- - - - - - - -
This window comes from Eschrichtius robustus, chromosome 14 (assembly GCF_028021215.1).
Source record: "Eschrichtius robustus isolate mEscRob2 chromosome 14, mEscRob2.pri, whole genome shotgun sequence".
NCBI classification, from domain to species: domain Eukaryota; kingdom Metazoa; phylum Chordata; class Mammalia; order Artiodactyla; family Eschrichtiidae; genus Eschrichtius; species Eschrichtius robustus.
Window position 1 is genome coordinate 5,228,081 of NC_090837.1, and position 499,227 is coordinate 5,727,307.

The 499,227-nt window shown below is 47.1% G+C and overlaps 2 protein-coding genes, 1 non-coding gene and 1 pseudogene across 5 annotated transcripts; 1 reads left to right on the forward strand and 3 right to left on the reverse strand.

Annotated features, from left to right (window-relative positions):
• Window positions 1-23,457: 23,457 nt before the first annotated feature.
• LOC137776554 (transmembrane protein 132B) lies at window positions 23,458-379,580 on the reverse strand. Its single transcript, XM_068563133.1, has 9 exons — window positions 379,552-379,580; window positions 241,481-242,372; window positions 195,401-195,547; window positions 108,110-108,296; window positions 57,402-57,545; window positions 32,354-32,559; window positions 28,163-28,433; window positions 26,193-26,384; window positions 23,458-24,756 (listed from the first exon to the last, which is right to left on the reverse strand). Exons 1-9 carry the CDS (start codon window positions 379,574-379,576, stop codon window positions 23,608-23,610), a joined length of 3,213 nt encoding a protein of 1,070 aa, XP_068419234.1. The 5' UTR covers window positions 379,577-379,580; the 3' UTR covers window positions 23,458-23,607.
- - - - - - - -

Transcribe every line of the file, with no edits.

This window comes from Eschrichtius robustus, chromosome 14 (assembly GCF_028021215.1).
Source record: "Eschrichtius robustus isolate mEscRob2 chromosome 14, mEscRob2.pri, whole genome shotgun sequence".
NCBI classification, from domain to species: domain Eukaryota; kingdom Metazoa; phylum Chordata; class Mammalia; order Artiodactyla; family Eschrichtiidae; genus Eschrichtius; species Eschrichtius robustus.
Window position 1 is genome coordinate 5,228,081 of NC_090837.1, and position 499,227 is coordinate 5,727,307.

The 499,227-nt window shown below is 47.1% G+C and overlaps 2 protein-coding genes, 1 non-coding gene and 1 pseudogene across 5 annotated transcripts; 1 reads left to right on the forward strand and 3 right to left on the reverse strand.

Annotated features, from left to right (window-relative positions):
• Window positions 1-23,457: 23,457 nt before the first annotated feature.
• LOC137776554 (transmembrane protein 132B) lies at window positions 23,458-379,580 on the reverse strand. Its single transcript, XM_068563133.1, has 9 exons — window positions 379,552-379,580; window positions 241,481-242,372; window positions 195,401-195,547; window positions 108,110-108,296; window positions 57,402-57,545; window positions 32,354-32,559; window positions 28,163-28,433; window positions 26,193-26,384; window positions 23,458-24,756 (listed from the first exon to the last, which is right to left on the reverse strand). Exons 1-9 carry the CDS (start codon window positions 379,574-379,576, stop codon window positions 23,608-23,610), a joined length of 3,213 nt encoding a protein of 1,070 aa, XP_068419234.1. The 5' UTR covers window positions 379,577-379,580; the 3' UTR covers window positions 23,458-23,607.